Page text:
'Twas at a merry festival.
His eyes glanced darkly in the hall;
He met me, and my hand he prest,
A sudden dullness seized my breast;
I shivered, and my hand grew cold,
As if my mortal hour were told;
I would it had been ! but his smile,
Like sunshine beaming, cheered the while;
And when I saw he smiled on me,
My heart knelt in idolatry!
I know not how it then could brook
One glance from him,—his smile, and look,—
But for such madness, and such pain,
I would not live that hour again.
O ! why was woman made to feel
Emotions strong, and not reveal?
Or, like the Phoenix, in the fire
Her heart hath made, it should expire.
A few wild words he spake—and then
A burning thought flashed through my brain;
It passed—but like the lightning's wing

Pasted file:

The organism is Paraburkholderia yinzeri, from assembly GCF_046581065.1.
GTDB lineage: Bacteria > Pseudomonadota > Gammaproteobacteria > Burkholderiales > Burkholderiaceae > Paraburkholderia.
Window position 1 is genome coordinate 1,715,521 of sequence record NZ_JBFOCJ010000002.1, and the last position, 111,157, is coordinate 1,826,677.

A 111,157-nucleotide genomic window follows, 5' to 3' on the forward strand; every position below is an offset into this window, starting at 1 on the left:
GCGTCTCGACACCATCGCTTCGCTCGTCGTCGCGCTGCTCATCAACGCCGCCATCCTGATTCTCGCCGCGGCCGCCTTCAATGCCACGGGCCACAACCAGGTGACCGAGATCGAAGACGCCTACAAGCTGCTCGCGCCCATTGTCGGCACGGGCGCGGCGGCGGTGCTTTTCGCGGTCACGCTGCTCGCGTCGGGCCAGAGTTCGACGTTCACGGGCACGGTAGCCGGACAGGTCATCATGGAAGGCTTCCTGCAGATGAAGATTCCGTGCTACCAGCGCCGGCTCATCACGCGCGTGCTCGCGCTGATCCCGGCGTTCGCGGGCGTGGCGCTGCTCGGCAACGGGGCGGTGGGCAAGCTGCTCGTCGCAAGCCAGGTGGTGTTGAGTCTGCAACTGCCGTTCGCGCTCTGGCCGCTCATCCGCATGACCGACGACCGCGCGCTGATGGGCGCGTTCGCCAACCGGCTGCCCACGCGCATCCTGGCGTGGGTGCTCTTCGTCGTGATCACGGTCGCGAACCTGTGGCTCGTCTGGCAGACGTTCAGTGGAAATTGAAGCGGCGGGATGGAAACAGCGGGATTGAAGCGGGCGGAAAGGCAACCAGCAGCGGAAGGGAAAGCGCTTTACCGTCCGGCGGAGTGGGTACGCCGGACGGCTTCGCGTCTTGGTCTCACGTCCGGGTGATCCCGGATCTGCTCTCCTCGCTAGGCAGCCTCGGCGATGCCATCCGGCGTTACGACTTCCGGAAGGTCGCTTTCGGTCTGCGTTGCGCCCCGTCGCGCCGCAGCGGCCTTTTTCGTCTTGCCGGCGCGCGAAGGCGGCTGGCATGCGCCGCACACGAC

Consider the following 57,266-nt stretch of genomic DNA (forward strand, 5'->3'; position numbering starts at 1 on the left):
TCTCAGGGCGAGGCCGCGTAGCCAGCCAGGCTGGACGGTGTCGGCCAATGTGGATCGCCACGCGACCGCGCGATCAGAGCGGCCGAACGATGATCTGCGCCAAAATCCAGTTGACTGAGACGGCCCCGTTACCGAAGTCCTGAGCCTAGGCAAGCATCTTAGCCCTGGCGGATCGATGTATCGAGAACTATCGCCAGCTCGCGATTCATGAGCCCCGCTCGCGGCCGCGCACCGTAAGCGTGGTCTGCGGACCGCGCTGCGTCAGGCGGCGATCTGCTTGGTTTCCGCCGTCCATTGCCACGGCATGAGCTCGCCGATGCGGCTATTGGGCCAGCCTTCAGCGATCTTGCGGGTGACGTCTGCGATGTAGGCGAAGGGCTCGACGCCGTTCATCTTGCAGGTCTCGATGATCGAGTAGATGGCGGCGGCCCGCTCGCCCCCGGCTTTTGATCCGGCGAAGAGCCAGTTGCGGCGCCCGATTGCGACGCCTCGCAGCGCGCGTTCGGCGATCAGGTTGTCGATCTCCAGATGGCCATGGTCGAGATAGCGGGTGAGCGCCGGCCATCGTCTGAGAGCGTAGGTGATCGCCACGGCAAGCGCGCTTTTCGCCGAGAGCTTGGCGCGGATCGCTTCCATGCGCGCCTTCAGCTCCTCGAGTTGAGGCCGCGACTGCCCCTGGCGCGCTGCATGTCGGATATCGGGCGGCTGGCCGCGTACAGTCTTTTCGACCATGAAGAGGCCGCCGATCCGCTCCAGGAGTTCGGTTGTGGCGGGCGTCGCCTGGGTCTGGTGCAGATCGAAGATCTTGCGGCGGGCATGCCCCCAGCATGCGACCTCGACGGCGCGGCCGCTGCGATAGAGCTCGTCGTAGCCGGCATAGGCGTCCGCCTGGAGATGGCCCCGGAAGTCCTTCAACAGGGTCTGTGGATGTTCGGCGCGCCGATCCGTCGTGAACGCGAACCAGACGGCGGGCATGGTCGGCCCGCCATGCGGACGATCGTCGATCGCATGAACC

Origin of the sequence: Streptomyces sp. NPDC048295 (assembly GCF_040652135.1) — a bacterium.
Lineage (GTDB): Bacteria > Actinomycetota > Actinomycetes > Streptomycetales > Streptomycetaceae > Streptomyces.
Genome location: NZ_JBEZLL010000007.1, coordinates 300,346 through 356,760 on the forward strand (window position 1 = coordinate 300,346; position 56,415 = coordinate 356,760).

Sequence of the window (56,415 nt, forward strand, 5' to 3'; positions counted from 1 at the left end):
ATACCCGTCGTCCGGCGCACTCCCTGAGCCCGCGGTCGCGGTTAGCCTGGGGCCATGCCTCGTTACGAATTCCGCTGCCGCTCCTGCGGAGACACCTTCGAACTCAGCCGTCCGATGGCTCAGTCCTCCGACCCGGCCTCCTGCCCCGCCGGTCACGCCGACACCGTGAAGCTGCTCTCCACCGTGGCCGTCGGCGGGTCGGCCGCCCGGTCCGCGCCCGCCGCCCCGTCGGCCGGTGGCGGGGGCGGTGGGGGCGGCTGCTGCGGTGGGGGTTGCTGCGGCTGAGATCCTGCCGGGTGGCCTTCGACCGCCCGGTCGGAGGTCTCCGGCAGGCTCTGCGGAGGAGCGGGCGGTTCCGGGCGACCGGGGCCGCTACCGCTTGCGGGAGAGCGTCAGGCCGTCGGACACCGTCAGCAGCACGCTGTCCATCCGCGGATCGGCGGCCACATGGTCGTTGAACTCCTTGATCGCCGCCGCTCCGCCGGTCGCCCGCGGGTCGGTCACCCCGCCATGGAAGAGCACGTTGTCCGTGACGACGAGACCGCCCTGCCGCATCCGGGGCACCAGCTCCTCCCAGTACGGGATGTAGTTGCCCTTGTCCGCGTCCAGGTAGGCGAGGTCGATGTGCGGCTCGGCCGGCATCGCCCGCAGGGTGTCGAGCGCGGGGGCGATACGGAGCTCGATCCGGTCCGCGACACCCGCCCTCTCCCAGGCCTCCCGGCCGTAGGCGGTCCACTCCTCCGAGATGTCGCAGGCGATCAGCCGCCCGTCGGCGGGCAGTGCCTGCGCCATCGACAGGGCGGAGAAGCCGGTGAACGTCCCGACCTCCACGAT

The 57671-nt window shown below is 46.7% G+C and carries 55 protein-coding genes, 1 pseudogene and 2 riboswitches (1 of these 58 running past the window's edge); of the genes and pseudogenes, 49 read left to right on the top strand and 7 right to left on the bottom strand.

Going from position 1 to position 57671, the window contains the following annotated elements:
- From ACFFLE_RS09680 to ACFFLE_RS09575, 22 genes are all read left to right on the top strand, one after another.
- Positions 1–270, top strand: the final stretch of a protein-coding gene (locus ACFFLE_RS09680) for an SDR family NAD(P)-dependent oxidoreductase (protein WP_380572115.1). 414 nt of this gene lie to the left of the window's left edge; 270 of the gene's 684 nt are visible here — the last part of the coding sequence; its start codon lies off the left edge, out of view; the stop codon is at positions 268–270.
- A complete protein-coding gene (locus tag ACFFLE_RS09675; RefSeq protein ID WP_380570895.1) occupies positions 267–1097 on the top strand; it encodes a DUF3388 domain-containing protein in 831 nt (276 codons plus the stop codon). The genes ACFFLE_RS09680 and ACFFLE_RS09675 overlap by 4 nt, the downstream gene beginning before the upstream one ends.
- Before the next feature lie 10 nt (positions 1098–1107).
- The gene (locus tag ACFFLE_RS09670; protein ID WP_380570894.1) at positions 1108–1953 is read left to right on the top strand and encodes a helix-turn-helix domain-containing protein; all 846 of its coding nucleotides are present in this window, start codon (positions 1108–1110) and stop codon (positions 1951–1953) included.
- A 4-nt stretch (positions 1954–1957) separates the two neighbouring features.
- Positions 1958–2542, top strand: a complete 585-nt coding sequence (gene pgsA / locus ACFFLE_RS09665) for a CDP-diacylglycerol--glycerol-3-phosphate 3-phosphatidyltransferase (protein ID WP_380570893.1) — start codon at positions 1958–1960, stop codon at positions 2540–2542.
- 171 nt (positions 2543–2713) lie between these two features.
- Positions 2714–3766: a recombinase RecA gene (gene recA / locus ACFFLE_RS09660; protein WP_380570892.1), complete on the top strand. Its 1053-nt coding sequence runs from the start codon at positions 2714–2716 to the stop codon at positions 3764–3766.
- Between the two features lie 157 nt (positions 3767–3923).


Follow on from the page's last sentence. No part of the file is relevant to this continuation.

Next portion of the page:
All hopes seared with its fiery sting.
It passed—I would that very hour
That I had faded like a flower,
A flower which heaven's soft tears had cherished.
But when the wild blast came, had perished.
'Twill not be so with me ; for grief
Will strew the flowret leaf by leaf.
Thus living, what is life but breath?
The dull departing of a ray,
A wasting of the soul away;
O God! O God! 'tis living death!
That thought—I dare not name it now—
My brain throbs with it yet—my brow
Is burning strangely, and my ear
Rings with a voice I would not hear.
He left the hall of revelry,
And wished good night and peace to me;
All eyes were fixed on him, but mine
Nor dared to rise, nor dared to shine—
Something had glazed them o'er—but no—
I scorned my weakness thus to show;
I looked around, but he was gone;
And then I felt he was the one,
The only one who was to be
The ruler of my destiny.